//pm.collectionVariables.set(variableName:String, variableValue:String);
pm.collectionVariables.set('AuthorizationToken', jsonData.token)

Use it once, run it everywhere:


Let's move now to variables at the collection level.

This is a good use case for avoiding different environments trouble. In case you want to run the same set of tests on dev, test, prod and you own the codebase / hosting then you might consider just hardcoding the credentials at the collection level. This is not a good practice, usually it's better to have your secrets and credentials injected from the environmental variables. This way, once you export your collection of tests, they will be free of secrets but in case you want to do some local tinkering it's always better to put such things (e.g. common URLs) at the collection levels. Otherwise they could get lost in sea of requests.


//Set a collection variable
pm.collectionVariables.set((variableName: String), (variableValue: String))

//Get a collection variable
pm.collectionVariables.get((variableName: String))


How to clean cookies programmatically?! To know that was my BIG dream. I've spent a loot of time figuring it out. If you were also in this position and you stuck you may have forgotten that:

In order to use cookie 🍪 jar 🏺 you need to add domain to a whitelist !

Like that :

  1. postman-cookies-whitelist
  2. postman-cookies-whitelist-add

One you did that, you may proceed to mingling with the 🍪🏺.

First create a jar.

const microsoftURL = ''
const jar = pm.cookies.jar()

Then get all the cookies and check for errors:

jar.getAll(microsoftURL, function (error, cookies) {
  console.log('Getting error: ', error)
  console.log('Getting cookies: ', cookies)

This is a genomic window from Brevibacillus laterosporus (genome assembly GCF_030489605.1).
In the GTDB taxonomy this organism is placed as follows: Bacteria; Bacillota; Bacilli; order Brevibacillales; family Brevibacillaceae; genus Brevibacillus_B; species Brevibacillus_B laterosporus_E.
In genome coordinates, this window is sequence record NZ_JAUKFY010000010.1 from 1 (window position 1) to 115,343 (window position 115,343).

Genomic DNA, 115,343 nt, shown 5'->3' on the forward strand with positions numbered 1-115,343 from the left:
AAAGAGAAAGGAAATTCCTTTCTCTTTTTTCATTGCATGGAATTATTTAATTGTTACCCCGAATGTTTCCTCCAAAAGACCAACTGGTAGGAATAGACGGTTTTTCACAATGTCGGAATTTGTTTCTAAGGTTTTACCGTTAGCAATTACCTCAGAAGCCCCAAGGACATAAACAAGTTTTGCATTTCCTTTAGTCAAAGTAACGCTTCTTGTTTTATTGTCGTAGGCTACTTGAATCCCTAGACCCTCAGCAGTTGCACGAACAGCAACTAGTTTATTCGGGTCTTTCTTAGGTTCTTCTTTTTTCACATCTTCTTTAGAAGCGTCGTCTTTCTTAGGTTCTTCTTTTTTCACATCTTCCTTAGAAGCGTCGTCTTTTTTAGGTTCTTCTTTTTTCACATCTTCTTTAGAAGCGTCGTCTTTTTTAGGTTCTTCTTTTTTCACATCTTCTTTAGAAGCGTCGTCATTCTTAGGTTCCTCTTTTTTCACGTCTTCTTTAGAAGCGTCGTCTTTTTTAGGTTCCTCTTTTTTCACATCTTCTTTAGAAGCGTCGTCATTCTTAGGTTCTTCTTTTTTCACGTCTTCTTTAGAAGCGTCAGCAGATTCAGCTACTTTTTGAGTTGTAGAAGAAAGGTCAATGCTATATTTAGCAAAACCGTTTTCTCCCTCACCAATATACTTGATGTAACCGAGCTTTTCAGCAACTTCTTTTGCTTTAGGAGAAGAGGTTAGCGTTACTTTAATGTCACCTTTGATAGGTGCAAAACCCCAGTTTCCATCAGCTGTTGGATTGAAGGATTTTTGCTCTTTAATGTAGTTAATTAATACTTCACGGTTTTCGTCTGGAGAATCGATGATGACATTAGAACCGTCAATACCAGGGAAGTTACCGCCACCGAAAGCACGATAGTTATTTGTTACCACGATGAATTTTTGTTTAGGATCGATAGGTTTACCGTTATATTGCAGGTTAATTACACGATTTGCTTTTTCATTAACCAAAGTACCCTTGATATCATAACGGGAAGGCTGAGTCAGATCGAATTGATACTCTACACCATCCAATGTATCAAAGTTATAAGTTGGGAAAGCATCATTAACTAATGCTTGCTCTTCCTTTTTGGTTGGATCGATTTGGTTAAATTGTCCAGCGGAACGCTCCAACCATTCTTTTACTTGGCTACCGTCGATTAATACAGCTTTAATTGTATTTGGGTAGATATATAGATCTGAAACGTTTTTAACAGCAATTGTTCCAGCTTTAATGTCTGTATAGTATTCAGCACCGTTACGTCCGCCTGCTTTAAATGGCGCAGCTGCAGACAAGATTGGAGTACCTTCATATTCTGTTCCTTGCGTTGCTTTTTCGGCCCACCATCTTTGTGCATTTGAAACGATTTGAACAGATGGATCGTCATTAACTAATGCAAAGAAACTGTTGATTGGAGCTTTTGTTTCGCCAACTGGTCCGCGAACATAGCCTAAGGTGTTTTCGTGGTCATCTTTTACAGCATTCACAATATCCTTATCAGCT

Then you can clear the cookies.

jar.clear(microsoftURL, function (error) {
  console.log('Getting error when cleaning: ', error)

In case you want to perform more operation or want to have a guide on setting new cookies, you may want to check the API for using cookies with code.

⚠️ Remember that you could clean those cookies or set them at the pre-request scripts level. ⚠️

Why you should save responses

You send request and you recieve a JSON but you are not sure about the response. Sure there is no preoperty that´s missing? Maybe something is wrong with data type? You go to a developer and ask him to confirm. This repeats and repeats, because you may not have swagger or it's badly implemented.

Not anymore! Why? Because from now on, when developer tests his endpoint on local, he saves the response he gets. He can save it to file and attach it to the task he passes for testing. Unfortunately those files get lost with time that´s why it´s better to save it as example. This way, once you publish the documentation for requests, it will have all the information about response that you have saved as example.


HINT: Try adding description to the requests. It's a bit hidden so you might have missed it:


Using Public Collections

One of the coolest functionality in POSTMAN is sharing public collections. By saying that I mean posting but mostly downloading existing collections that are called templates.

There are literally thousands collections that have been made on interesting topics like automation, authentication etc by knowledgable people.

If you are bored or feeling like learning after reading this post then definately go ahead for a search of a cool collection.


I have just found one about space 🌌 and I'm going to learn something new.

You should too! 🙋‍♂️



  • To use environment variables according to your scopes - overwriting scopes could give you a headackes.
  • When using environmental variables make sure you have any environment set up, otherwise with no environment the request won´t go through.

Do you have some thoughts or finding about this post? Tell me about your insights. Leave a comment with your opinion. Thank you